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Linux-libre's freed-ora is now history

From: Alexandre Oliva
Subject: Linux-libre's freed-ora is now history
Date: Sat, 17 Dec 2022 22:48:31 -0300
User-agent: Gnus/5.13 (Gnus v5.13) Emacs/26.3 (gnu/linux)

This past week, Fedora 35 was EOLed.  That was the last release tracked
by Freed-ora, so Freed-ora is now officially retired.  I'm taking the
liberty of sharing some reminiscences about this subproject.

When Freed-ora started, I had just joined the Linux-libre project, then
led by Jeff Moe out of the BLAG project.

Besides cleaning up Linux to make Linux-libre, I wanted kernel builds I
could use myself, with the same fixes and improvements that went into
Fedora, keeping with the spirit of minimal changes to make the kernel
Free Software, and GNU Free Software Distribution Guidelines compliant.

Back then, Linux carried lots more blobs than it does now, and most of
them were still binary programs disguised as sequences of numbers in
source code.

It didn't take me long to offer to maintain Freed-ora as part of the
Fedora project.  That offer was declined, which hurts me to this day,
but it taught me a valuable lesson about Fedora's alignment with
software freedom.

That was later confirmed as the License: tag in Fedora kernel RPMs
remained mislabeled for many years, ignoring an easily-fixed bug report
and misrepresenting the nature and the license of the packaged software.

The nonfree nature of these bits was only partially acknowledged when
Linux moved most of the blobs to separate files, still distributed as
part of Linux "sources."  Fedora built a single kernel source release
into several binary packages, one of which got all of these
"precompiled" binaries, whether freedom-respecting or freedom-denying,
and marked the whole set as under various licenses, which made the
package "Redistributable".

Even after Linux moved those bits out of its source distribution, into
separate repositories, a few binary-only programs under nonfree licenses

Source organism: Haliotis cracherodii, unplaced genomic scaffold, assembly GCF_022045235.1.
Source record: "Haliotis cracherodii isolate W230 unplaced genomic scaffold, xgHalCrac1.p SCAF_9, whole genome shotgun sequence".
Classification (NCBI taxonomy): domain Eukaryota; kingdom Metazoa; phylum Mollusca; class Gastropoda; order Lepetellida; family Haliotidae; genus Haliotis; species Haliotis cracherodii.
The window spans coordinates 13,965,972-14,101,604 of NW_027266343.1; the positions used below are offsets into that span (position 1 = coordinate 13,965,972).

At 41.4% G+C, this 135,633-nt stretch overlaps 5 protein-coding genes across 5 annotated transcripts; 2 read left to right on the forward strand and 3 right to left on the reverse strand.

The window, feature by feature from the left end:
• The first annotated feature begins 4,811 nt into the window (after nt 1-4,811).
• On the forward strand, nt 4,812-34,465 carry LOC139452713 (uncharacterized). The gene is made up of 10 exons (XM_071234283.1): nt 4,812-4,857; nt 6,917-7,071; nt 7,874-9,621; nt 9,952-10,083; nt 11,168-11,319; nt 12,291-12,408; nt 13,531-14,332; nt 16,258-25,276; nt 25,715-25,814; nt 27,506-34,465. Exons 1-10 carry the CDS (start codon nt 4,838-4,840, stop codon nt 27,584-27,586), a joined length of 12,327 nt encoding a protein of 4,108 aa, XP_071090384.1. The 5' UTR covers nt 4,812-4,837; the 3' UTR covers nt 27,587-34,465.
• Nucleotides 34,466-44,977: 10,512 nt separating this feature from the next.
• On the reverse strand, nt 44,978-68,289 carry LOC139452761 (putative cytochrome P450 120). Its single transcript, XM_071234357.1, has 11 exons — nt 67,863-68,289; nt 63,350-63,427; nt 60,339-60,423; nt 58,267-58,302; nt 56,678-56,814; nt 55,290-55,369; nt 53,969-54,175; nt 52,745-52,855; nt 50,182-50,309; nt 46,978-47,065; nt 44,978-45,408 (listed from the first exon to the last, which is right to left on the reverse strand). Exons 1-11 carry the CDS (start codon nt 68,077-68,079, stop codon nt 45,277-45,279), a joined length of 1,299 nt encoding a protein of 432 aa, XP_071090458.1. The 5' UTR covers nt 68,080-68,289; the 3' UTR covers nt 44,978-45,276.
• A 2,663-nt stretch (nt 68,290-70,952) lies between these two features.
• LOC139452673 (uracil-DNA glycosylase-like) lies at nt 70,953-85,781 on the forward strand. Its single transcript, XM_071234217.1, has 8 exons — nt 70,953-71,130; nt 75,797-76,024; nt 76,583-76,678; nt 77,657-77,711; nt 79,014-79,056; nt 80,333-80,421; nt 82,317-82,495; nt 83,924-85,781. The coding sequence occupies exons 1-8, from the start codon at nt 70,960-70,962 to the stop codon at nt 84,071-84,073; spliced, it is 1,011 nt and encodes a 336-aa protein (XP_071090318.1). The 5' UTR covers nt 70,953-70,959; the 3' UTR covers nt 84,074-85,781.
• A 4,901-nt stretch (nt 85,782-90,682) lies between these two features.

have remained disguised as sequences of numbers in "source"
distributions of the kernel Linux to this day, and it has been
acknowledged in Fedora kernel packages since 2012-09-14, commit

(Wikipedia, alas, still carries this bit of misinformation, explicitly
denying the presence of nonfree blobs in Linux.  An editor there cares
very strongly about preventing this factual correction.) :-(

At some point, Fedora representatives politely asked me to rename
Freed-ora: the name was believed to be harming Fedora's reputation of
commitment to software freedom.

It was my turn to decline: if denouncing hypocrisy and misleading claims
hurts anyone's reputation, silencing the messenger is not the cure.

I've carried that torch for much longer than it has been of any use to
me (I've long moved on from Fedora).  For years, I've sought another
maintainer to take over, and eventually committed to maintaining it till
the end of the Fedora 35 release cycle, which has just come to an end.

Thanks to Jeff Moe, for starting Linux-libre, maintaining BLAG,
entrusting me with Linux-libre, and adopting Freed-ora in BLAG.  Also,
for providing me with build machines and hosting for Linux-libre sources
and for Freed-ora builds in the early days of my involvement, already on
behalf of FSF Latin America as part of the "Be Free!" campaign.  Later
on, the FSF kindly offered us primary hosting of the project and the
subproject, Linux-libre became part of the GNU project, and Jan Prunk
kindly provided me with access to a build machine that relieved the
FSF-provided server.  Thank you all!

The Freed-ora repositories are going to remain around for a while, but
in case anyone is still using Freed-ora, I strongly recommend switching
to RPMFreedom, maintained by Jason Self (thanks!).  It doesn't track
Fedora kernel builds, but rather GNU Linux-libre's major and stable
releases, just like Freesh's .debs that he also maintains.

My Freed-ora rest in pieces ;-)

Live long in freedom, and prosper respectfully,  \\//_

Alexandre Oliva, happy hacker      
   Free Software Activist                       GNU Toolchain Engineer
Disinformation flourishes because many people care deeply about injustice
but very few check the facts.  Ask me about <>

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